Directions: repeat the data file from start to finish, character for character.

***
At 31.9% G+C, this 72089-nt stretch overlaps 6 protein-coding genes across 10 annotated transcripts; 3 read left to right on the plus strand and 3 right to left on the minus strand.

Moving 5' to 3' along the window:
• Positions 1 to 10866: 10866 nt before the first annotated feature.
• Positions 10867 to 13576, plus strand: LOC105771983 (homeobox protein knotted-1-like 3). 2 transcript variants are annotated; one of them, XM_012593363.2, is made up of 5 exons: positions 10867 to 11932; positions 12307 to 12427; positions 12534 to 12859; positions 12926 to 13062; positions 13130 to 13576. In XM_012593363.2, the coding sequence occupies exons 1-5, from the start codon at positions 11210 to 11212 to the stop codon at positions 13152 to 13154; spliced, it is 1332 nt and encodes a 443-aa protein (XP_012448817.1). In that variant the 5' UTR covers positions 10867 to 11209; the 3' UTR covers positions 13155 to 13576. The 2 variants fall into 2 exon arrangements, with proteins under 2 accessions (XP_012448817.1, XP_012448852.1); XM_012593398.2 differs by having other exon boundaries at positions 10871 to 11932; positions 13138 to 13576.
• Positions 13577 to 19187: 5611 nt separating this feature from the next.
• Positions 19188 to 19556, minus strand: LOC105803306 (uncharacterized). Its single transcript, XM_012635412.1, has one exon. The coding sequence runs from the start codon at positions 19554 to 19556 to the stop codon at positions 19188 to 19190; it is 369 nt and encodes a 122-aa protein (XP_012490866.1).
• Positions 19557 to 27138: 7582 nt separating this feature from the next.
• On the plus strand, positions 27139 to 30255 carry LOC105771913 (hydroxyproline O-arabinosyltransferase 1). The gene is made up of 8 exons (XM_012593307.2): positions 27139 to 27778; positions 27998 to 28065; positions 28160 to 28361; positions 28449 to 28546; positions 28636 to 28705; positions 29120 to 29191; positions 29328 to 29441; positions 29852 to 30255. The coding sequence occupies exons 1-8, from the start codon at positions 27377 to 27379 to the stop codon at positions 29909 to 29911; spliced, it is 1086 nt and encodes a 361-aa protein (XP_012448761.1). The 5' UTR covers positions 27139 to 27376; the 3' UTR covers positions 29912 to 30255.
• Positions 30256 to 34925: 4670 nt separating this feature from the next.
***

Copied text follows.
At 31.9% G+C, this 72089-nt stretch overlaps 6 protein-coding genes across 10 annotated transcripts; 3 read left to right on the plus strand and 3 right to left on the minus strand.

Moving 5' to 3' along the window:
• Positions 1 to 10866: 10866 nt before the first annotated feature.
• Positions 10867 to 13576, plus strand: LOC105771983 (homeobox protein knotted-1-like 3). 2 transcript variants are annotated; one of them, XM_012593363.2, is made up of 5 exons: positions 10867 to 11932; positions 12307 to 12427; positions 12534 to 12859; positions 12926 to 13062; positions 13130 to 13576. In XM_012593363.2, the coding sequence occupies exons 1-5, from the start codon at positions 11210 to 11212 to the stop codon at positions 13152 to 13154; spliced, it is 1332 nt and encodes a 443-aa protein (XP_012448817.1). In that variant the 5' UTR covers positions 10867 to 11209; the 3' UTR covers positions 13155 to 13576. The 2 variants fall into 2 exon arrangements, with proteins under 2 accessions (XP_012448817.1, XP_012448852.1); XM_012593398.2 differs by having other exon boundaries at positions 10871 to 11932; positions 13138 to 13576.
• Positions 13577 to 19187: 5611 nt separating this feature from the next.
• Positions 19188 to 19556, minus strand: LOC105803306 (uncharacterized). Its single transcript, XM_012635412.1, has one exon. The coding sequence runs from the start codon at positions 19554 to 19556 to the stop codon at positions 19188 to 19190; it is 369 nt and encodes a 122-aa protein (XP_012490866.1).
• Positions 19557 to 27138: 7582 nt separating this feature from the next.
• On the plus strand, positions 27139 to 30255 carry LOC105771913 (hydroxyproline O-arabinosyltransferase 1). The gene is made up of 8 exons (XM_012593307.2): positions 27139 to 27778; positions 27998 to 28065; positions 28160 to 28361; positions 28449 to 28546; positions 28636 to 28705; positions 29120 to 29191; positions 29328 to 29441; positions 29852 to 30255. The coding sequence occupies exons 1-8, from the start codon at positions 27377 to 27379 to the stop codon at positions 29909 to 29911; spliced, it is 1086 nt and encodes a 361-aa protein (XP_012448761.1). The 5' UTR covers positions 27139 to 27376; the 3' UTR covers positions 29912 to 30255.
• Positions 30256 to 34925: 4670 nt separating this feature from the next.